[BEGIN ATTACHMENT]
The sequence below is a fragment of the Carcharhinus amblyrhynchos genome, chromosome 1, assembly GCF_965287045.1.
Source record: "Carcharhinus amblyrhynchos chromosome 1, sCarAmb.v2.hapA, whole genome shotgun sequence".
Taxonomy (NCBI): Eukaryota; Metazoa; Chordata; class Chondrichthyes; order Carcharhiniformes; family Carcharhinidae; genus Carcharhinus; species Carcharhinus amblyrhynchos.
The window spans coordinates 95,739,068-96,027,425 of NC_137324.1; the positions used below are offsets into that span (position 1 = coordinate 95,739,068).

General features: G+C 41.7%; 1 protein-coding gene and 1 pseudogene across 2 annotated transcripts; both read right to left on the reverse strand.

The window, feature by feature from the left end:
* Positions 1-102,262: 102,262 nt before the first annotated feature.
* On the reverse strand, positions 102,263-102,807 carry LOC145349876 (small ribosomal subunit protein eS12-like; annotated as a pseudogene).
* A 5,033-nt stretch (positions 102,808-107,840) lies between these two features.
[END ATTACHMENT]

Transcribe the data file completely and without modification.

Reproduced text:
The sequence below is a fragment of the Carcharhinus amblyrhynchos genome, chromosome 1, assembly GCF_965287045.1.
Source record: "Carcharhinus amblyrhynchos chromosome 1, sCarAmb.v2.hapA, whole genome shotgun sequence".
Taxonomy (NCBI): Eukaryota; Metazoa; Chordata; class Chondrichthyes; order Carcharhiniformes; family Carcharhinidae; genus Carcharhinus; species Carcharhinus amblyrhynchos.
The window spans coordinates 95,739,068-96,027,425 of NC_137324.1; the positions used below are offsets into that span (position 1 = coordinate 95,739,068).

General features: G+C 41.7%; 1 protein-coding gene and 1 pseudogene across 2 annotated transcripts; both read right to left on the reverse strand.

The window, feature by feature from the left end:
* Positions 1-102,262: 102,262 nt before the first annotated feature.
* On the reverse strand, positions 102,263-102,807 carry LOC145349876 (small ribosomal subunit protein eS12-like; annotated as a pseudogene).
* A 5,033-nt stretch (positions 102,808-107,840) lies between these two features.